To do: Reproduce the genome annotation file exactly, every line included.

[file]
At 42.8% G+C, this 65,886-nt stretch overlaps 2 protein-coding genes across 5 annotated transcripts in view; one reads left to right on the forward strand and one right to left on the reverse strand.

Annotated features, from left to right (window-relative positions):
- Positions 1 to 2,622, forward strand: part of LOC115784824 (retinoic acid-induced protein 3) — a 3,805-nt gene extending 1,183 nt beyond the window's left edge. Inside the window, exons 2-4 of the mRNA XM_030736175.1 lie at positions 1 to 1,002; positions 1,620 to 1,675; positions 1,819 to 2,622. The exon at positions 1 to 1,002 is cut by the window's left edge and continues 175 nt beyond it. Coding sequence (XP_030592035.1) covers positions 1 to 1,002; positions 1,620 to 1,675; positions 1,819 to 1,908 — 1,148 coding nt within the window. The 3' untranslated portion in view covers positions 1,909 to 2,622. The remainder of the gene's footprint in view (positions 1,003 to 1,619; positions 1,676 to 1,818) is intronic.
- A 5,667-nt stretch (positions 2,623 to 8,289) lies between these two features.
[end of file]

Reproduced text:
At 42.8% G+C, this 65,886-nt stretch overlaps 2 protein-coding genes across 5 annotated transcripts in view; one reads left to right on the forward strand and one right to left on the reverse strand.

Annotated features, from left to right (window-relative positions):
- Positions 1 to 2,622, forward strand: part of LOC115784824 (retinoic acid-induced protein 3) — a 3,805-nt gene extending 1,183 nt beyond the window's left edge. Inside the window, exons 2-4 of the mRNA XM_030736175.1 lie at positions 1 to 1,002; positions 1,620 to 1,675; positions 1,819 to 2,622. The exon at positions 1 to 1,002 is cut by the window's left edge and continues 175 nt beyond it. Coding sequence (XP_030592035.1) covers positions 1 to 1,002; positions 1,620 to 1,675; positions 1,819 to 1,908 — 1,148 coding nt within the window. The 3' untranslated portion in view covers positions 1,909 to 2,622. The remainder of the gene's footprint in view (positions 1,003 to 1,619; positions 1,676 to 1,818) is intronic.
- A 5,667-nt stretch (positions 2,623 to 8,289) lies between these two features.